15. Back for another read. I love your memoir poems, my friend. Love that your father read you poetry!!!! Starting your love affair with words. I remember falling in love with a word, in grade three, writing it down so lovingly, the true beginning of my writing journey. The word was "paw", foretelling my long love affair with dogs. Smiles.

  16. Once again Rosemary you write my life in these words....playing alone, illness, bullying and going within to survive....lovely!

  17. Words have saved so many of us. I was a loner, but my books kept me company--such a relateable piece for so many

  18. Poems about the life of the poet are always wonderful and inspiring to read. I see images of myself, but most importantly that pull and longing that led, inevitably, to the written word. Looking forward to future installments.

  19. This is fantastic. I especially like the opening and closing.

  20. So good that you were clever, even if it was hidden by illness and other conditions for a while. But you were clever enough to go within, you survived and so did your cleverness. It shows in your talent.

  21. This is such a compelling story. Childhood can be desperately difficult, at times. But, I do believe that those who have lived through such experiences glean a compassion towards others, that is often lost on those who seem to proceed through their youth with the world on a string. Too often, I have come to realize, they pay a heavy price for the "ease" of never having had their eyes opened to the tribulations of others.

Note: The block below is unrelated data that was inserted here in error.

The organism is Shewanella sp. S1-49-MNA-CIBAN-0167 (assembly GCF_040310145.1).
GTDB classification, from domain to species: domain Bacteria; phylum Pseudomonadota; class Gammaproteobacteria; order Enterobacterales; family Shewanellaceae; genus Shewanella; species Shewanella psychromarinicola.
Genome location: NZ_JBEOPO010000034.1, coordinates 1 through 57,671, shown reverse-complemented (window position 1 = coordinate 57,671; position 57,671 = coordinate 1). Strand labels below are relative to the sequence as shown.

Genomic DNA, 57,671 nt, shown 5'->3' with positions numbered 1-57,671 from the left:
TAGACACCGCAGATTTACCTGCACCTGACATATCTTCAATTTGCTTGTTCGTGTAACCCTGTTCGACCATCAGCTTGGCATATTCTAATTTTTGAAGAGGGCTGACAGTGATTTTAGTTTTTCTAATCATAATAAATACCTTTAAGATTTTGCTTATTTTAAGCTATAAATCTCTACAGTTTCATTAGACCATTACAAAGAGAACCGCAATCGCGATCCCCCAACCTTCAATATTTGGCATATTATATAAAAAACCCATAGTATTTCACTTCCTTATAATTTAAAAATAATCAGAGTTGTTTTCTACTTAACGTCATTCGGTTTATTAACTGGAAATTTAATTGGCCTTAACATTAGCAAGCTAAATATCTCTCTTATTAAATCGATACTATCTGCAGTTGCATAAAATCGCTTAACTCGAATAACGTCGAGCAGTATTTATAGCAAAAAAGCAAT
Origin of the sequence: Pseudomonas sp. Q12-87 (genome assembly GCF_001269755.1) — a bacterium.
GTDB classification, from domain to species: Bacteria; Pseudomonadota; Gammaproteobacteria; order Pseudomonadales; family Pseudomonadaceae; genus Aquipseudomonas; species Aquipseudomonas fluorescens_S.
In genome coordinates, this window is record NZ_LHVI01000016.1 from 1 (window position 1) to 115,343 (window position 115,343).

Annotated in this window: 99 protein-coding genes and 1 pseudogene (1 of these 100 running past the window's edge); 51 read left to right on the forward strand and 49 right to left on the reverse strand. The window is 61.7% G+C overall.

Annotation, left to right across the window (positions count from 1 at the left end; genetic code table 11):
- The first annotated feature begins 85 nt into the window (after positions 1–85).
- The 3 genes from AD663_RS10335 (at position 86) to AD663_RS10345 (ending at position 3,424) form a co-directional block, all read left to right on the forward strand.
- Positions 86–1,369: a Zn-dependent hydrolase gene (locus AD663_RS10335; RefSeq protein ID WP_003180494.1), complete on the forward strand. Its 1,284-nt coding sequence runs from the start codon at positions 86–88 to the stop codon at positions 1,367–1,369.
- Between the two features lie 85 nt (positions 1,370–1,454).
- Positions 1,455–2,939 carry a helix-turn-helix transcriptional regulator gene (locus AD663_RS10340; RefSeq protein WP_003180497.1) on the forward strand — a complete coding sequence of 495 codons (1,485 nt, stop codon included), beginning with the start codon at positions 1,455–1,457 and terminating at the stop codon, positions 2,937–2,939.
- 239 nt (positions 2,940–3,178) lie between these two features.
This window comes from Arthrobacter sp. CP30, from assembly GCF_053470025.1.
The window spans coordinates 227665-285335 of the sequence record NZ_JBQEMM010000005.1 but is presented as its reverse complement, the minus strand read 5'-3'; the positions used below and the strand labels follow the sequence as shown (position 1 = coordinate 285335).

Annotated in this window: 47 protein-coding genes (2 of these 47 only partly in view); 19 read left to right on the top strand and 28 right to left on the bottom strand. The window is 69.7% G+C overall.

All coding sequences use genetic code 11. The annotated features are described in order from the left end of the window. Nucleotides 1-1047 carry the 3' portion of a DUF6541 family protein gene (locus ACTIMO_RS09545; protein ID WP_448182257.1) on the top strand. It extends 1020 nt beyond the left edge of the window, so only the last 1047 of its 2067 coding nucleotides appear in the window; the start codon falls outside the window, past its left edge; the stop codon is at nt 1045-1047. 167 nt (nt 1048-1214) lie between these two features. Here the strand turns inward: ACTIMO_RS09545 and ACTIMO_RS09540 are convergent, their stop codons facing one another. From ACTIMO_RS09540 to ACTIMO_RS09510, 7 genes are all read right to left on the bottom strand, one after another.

22. Sometimes it is so difficult to explain about that inward journey and the discovery of words that allow us to tell of it. You did it very well, and thank you for that,


  23. 'Playing alone, but not alone' always very important for self-development. Support family, your father reading you - wonderful, we always need these 'believing eyes'...

  24. 'It was going within to survive' resonates with me too.
    As I child I was so comfortable with adults but a shy introvert with regards to my school peers. School was a bad time for me.
    I was twenty-three before I had my turning point when I gained confidence to be me.
    Cheers for making me think.
    Anna :o]